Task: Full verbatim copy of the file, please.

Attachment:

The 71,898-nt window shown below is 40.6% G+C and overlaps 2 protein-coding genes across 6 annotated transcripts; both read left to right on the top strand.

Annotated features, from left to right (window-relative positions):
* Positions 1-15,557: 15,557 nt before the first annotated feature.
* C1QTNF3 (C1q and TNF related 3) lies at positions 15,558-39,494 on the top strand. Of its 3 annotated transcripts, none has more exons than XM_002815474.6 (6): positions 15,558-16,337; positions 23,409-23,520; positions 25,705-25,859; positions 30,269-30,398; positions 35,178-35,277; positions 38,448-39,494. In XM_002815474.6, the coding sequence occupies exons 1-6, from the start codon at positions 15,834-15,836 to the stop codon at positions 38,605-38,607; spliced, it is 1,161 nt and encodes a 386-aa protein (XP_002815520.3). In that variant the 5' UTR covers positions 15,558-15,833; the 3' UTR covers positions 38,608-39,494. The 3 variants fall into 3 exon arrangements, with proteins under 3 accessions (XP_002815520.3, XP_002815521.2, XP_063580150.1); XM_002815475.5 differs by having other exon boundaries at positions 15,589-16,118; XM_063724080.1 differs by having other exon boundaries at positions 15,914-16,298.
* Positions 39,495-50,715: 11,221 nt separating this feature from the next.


The 71,898-nt window shown below is 40.6% G+C and overlaps 2 protein-coding genes across 6 annotated transcripts; both read left to right on the top strand.

Annotated features, from left to right (window-relative positions):
* Positions 1-15,557: 15,557 nt before the first annotated feature.
* C1QTNF3 (C1q and TNF related 3) lies at positions 15,558-39,494 on the top strand. Of its 3 annotated transcripts, none has more exons than XM_002815474.6 (6): positions 15,558-16,337; positions 23,409-23,520; positions 25,705-25,859; positions 30,269-30,398; positions 35,178-35,277; positions 38,448-39,494. In XM_002815474.6, the coding sequence occupies exons 1-6, from the start codon at positions 15,834-15,836 to the stop codon at positions 38,605-38,607; spliced, it is 1,161 nt and encodes a 386-aa protein (XP_002815520.3). In that variant the 5' UTR covers positions 15,558-15,833; the 3' UTR covers positions 38,608-39,494. The 3 variants fall into 3 exon arrangements, with proteins under 3 accessions (XP_002815520.3, XP_002815521.2, XP_063580150.1); XM_002815475.5 differs by having other exon boundaries at positions 15,589-16,118; XM_063724080.1 differs by having other exon boundaries at positions 15,914-16,298.
* Positions 39,495-50,715: 11,221 nt separating this feature from the next.